Auburn auto restorer works to return 10-foot-tall mechanical elephant to its former glory

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AUBURN, Indiana — What's gray and stands out in the rain but doesn't get wet?

An elephant with an umbrella.

When Donnie Gould, president of Auctions America, asked local auto restorer Tom Davis last fall if he wanted to "work on an elephant," Davis laughed and thought it must be a large bus or oversized vehicle.

Davis found it was no joke when he first saw the remnants of "Jumbo," a 10-foot-tall, gasoline-powered, mechanical elephant at the Auburn Auction Park.

"It was sitting in the corner of the room, covered in a half-inch of grease, material hanging off of it," Davis told The Star (http://bit.ly/1qoqTLQ ).

All that was left to work from were the bones and steel skeleton. Its head and rear were crushed, and it had a broken leg. Davis said it looked like it had undergone a crude restoration sometime in its past.

The project evolved from a rewrap to a restoration that was still in progress eight months later at Davis' shop, Interiors by Thomas, just west of Auburn.

Six such life-size, mechanical elephants reportedly were sent to the United States following World War II. They were built by Frank Stuart, a stage mask designer in Thaxted, England, for the Mechanimals Company. Only two remain, Davis said.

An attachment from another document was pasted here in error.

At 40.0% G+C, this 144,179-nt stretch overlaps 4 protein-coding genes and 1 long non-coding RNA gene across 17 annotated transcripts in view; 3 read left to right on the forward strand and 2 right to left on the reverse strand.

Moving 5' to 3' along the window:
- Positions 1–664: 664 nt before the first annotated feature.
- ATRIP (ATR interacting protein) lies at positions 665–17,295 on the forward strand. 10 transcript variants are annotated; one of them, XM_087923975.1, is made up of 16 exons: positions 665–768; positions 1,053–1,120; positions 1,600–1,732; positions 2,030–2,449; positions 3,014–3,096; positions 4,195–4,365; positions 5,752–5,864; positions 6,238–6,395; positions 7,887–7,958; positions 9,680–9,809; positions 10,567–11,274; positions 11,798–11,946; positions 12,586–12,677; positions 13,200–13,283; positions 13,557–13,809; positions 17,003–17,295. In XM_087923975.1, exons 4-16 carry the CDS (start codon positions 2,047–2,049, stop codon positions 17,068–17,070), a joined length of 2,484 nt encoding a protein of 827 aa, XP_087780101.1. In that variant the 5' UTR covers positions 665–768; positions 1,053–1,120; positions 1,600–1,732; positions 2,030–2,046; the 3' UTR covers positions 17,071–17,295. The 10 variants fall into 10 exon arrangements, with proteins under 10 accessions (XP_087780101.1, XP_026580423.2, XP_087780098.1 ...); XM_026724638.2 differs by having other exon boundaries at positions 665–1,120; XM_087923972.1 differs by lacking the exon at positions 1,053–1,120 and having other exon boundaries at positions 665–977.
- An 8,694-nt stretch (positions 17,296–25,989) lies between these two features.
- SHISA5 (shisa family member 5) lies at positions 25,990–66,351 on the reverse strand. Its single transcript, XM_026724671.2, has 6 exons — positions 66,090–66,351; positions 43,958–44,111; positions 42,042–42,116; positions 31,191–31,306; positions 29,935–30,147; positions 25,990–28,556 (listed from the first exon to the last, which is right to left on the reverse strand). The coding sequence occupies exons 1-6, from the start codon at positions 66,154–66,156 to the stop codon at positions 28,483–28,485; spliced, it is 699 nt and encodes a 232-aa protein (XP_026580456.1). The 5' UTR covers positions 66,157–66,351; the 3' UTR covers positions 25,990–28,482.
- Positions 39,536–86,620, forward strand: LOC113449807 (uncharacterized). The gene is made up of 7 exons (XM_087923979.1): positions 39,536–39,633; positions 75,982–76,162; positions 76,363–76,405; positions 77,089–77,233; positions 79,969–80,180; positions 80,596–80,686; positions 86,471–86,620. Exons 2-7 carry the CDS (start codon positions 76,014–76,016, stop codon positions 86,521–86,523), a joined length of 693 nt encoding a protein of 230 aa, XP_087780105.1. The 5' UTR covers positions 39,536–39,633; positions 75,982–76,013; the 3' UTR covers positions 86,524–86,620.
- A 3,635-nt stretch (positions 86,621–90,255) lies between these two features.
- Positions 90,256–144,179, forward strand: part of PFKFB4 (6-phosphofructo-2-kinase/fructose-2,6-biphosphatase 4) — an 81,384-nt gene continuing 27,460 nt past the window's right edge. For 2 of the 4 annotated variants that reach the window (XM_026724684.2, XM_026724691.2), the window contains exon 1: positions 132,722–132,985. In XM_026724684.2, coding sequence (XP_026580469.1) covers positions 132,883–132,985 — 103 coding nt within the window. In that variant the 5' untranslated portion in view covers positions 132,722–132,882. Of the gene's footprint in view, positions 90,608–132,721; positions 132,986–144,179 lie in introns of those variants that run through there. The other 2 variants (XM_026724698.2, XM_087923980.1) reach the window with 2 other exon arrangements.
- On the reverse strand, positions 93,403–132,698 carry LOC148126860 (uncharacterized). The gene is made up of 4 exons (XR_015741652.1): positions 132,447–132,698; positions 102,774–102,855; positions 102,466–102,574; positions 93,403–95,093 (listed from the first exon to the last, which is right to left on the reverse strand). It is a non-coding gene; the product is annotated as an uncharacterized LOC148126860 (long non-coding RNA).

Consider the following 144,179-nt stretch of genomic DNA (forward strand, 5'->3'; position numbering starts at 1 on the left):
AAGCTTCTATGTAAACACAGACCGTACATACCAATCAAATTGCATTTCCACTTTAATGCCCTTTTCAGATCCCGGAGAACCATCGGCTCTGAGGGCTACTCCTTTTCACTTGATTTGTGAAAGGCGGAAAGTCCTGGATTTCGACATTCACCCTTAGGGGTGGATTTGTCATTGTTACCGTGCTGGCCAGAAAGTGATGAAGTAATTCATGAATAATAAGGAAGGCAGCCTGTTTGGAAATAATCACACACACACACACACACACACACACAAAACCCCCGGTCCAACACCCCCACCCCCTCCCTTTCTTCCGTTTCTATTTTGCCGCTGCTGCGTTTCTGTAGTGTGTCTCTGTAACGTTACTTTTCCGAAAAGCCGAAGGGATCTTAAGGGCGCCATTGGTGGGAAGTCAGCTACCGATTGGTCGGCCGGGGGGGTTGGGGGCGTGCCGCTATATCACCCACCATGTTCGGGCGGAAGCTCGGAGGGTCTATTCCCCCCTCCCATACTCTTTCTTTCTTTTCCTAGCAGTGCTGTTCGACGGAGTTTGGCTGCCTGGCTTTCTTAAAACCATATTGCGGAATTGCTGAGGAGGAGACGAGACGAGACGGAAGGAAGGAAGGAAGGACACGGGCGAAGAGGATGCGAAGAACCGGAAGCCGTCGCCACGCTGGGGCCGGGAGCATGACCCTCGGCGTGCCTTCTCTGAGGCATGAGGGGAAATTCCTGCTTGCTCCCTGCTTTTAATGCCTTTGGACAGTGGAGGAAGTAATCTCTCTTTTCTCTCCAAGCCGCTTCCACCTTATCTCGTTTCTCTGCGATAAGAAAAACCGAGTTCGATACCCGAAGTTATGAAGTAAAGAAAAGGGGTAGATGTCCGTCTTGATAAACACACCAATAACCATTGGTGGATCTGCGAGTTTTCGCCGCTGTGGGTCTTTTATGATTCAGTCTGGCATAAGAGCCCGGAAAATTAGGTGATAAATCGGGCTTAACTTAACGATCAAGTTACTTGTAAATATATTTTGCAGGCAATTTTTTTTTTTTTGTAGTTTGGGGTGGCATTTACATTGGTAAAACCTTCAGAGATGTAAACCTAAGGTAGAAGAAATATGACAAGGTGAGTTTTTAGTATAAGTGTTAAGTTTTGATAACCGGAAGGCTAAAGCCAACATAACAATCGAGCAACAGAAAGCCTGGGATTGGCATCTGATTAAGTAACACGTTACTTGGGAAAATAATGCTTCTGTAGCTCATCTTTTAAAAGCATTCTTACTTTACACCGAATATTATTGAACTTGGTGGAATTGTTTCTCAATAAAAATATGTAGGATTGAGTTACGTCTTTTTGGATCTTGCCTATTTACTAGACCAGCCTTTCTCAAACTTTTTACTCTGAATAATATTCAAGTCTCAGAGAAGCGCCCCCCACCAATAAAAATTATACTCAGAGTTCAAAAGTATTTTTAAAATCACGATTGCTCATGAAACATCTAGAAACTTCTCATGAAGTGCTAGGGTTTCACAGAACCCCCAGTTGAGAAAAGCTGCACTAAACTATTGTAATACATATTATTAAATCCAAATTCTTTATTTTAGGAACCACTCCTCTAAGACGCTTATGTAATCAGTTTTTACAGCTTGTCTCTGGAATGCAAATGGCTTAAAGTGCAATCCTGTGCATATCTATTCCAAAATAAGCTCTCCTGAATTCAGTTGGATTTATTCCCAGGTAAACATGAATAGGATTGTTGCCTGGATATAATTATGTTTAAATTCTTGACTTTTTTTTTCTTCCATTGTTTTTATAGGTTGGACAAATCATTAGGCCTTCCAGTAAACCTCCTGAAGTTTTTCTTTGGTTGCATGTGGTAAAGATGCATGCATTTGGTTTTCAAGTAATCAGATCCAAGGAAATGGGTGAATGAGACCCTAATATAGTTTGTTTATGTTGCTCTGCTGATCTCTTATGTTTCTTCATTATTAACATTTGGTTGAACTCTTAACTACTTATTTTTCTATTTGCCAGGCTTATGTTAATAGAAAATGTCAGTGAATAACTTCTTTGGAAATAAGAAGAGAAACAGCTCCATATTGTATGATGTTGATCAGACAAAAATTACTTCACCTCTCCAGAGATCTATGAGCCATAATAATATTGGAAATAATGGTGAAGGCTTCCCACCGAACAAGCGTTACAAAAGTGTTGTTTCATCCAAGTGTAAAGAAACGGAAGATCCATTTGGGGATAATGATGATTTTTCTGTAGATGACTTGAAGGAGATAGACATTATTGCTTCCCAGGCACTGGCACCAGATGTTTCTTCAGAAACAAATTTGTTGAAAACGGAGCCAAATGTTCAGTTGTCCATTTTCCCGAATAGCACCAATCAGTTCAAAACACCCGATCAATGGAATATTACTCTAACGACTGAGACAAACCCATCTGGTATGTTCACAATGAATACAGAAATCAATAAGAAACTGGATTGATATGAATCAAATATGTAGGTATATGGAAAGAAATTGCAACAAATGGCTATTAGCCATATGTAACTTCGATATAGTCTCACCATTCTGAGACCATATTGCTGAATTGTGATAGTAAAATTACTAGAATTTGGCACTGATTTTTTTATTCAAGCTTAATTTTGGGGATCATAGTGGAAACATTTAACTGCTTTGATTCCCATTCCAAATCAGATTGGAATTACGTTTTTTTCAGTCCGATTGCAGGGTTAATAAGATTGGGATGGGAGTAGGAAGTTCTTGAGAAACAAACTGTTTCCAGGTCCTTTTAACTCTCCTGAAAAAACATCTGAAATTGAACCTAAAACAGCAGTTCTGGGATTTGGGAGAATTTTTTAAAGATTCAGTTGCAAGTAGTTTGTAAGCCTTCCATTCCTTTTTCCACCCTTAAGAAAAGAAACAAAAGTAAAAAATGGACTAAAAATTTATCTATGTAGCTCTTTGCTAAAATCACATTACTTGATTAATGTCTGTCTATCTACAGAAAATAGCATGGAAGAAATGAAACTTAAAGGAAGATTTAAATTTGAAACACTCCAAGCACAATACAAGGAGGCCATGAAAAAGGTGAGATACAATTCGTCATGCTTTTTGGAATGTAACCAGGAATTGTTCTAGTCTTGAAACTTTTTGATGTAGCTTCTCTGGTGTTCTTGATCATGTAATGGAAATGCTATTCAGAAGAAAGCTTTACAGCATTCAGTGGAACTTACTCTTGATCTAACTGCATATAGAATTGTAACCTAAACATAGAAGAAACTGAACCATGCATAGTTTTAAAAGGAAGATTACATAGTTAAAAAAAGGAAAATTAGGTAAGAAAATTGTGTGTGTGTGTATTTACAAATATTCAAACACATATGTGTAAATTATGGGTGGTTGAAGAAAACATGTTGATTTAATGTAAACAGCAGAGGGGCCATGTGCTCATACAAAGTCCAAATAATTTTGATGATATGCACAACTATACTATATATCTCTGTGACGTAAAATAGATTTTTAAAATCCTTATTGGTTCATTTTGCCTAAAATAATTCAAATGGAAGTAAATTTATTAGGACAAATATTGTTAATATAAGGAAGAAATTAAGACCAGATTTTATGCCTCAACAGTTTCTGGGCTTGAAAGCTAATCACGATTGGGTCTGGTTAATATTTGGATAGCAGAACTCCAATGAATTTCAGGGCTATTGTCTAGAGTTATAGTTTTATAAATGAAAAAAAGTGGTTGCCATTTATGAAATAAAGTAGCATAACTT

The chief executive of Detroit-based Cunningham's Drug Store Inc. was always looking for a special promotion to draw customers to the values at his stores.

In 1932, he rented a live circus elephant and had it carried around town in a trailer to promote Cunningham's jumbo chocolate sodas and sundaes, according to newspaper reports.

Nearly 20 years later, he took delivery of the first mechanical elephant that would be taken to 100 stores in the drug chain and to schools and playgrounds to give free rides to kids. Store officials said it was the first in the country. It also was a feature at the Detroit Zoo.

Plans called for the elephant to participate in Detroit's 250th anniversary celebration in 1951 and later that fall at the Michigan State Fair.

The elephant reportedly got 15 miles per gallon, was 12 feet long and approximately 8 1/2 feet tall. Its seats could accommodate about 10 children.

The pachyderm carried some 10,000 youngsters during its first four weeks of operation, according to store representatives. A special truck was built like a float to transport it to various locations and for display purposes.

One day, the 3,000-pound elephant developed a kink in its right hind leg and toppled over, spilling 10 youngsters into the street, according to an AP news report. Three were slightly injured. The elephant was taken out of service for repair.

In the mid-1950s, ownership of the elephant passed to Publicity Searchlight Co., owned by George Wendelken, the original "Freckles" in the "Our Gang" shorts. It was during this period the elephant acquired the name "Wendy."

Macy's department store advertised "Wendy, the Amazing, World Famous Walking Mechanical Elephant," as its most expensive toy with a $10,000 price tag. The ad claimed the elephant "gives out loud elephant cries from her powerful trumpet."